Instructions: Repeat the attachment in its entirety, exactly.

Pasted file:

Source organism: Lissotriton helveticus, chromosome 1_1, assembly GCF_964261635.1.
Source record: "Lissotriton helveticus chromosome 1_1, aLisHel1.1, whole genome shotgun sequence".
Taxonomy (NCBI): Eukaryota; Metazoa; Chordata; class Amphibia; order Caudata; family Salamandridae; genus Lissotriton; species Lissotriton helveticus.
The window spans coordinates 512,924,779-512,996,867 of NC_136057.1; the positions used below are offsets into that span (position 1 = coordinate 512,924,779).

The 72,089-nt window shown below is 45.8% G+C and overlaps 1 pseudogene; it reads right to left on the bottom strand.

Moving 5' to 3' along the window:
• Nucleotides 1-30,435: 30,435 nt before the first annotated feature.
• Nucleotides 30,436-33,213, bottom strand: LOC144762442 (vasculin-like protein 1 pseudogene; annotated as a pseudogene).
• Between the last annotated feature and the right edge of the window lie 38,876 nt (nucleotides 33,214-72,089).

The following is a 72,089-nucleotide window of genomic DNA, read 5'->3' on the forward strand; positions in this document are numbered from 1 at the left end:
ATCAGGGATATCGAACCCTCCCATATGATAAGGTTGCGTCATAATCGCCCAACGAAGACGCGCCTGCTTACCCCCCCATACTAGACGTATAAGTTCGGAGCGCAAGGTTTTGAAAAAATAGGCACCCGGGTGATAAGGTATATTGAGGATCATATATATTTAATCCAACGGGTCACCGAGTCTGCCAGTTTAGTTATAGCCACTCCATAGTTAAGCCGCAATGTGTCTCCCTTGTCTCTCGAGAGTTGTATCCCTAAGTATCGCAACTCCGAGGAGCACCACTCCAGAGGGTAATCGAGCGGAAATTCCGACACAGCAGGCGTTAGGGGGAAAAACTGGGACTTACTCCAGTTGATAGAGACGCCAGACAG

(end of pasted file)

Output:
Source organism: Lissotriton helveticus, chromosome 1_1, assembly GCF_964261635.1.
Source record: "Lissotriton helveticus chromosome 1_1, aLisHel1.1, whole genome shotgun sequence".
Taxonomy (NCBI): Eukaryota; Metazoa; Chordata; class Amphibia; order Caudata; family Salamandridae; genus Lissotriton; species Lissotriton helveticus.
The window spans coordinates 512,924,779-512,996,867 of NC_136057.1; the positions used below are offsets into that span (position 1 = coordinate 512,924,779).

The 72,089-nt window shown below is 45.8% G+C and overlaps 1 pseudogene; it reads right to left on the bottom strand.

Moving 5' to 3' along the window:
• Nucleotides 1-30,435: 30,435 nt before the first annotated feature.
• Nucleotides 30,436-33,213, bottom strand: LOC144762442 (vasculin-like protein 1 pseudogene; annotated as a pseudogene).
• Between the last annotated feature and the right edge of the window lie 38,876 nt (nucleotides 33,214-72,089).

The following is a 72,089-nucleotide window of genomic DNA, read 5'->3' on the forward strand; positions in this document are numbered from 1 at the left end:
ATCAGGGATATCGAACCCTCCCATATGATAAGGTTGCGTCATAATCGCCCAACGAAGACGCGCCTGCTTACCCCCCCATACTAGACGTATAAGTTCGGAGCGCAAGGTTTTGAAAAAATAGGCACCCGGGTGATAAGGTATATTGAGGATCATATATATTTAATCCAACGGGTCACCGAGTCTGCCAGTTTAGTTATAGCCACTCCATAGTTAAGCCGCAATGTGTCTCCCTTGTCTCTCGAGAGTTGTATCCCTAAGTATCGCAACTCCGAGGAGCACCACTCCAGAGGGTAATCGAGCGGAAATTCCGACACAGCAGGCGTTAGGGGGAAAAACTGGGACTTACTCCAGTTGATAGAGACGCCAGACAG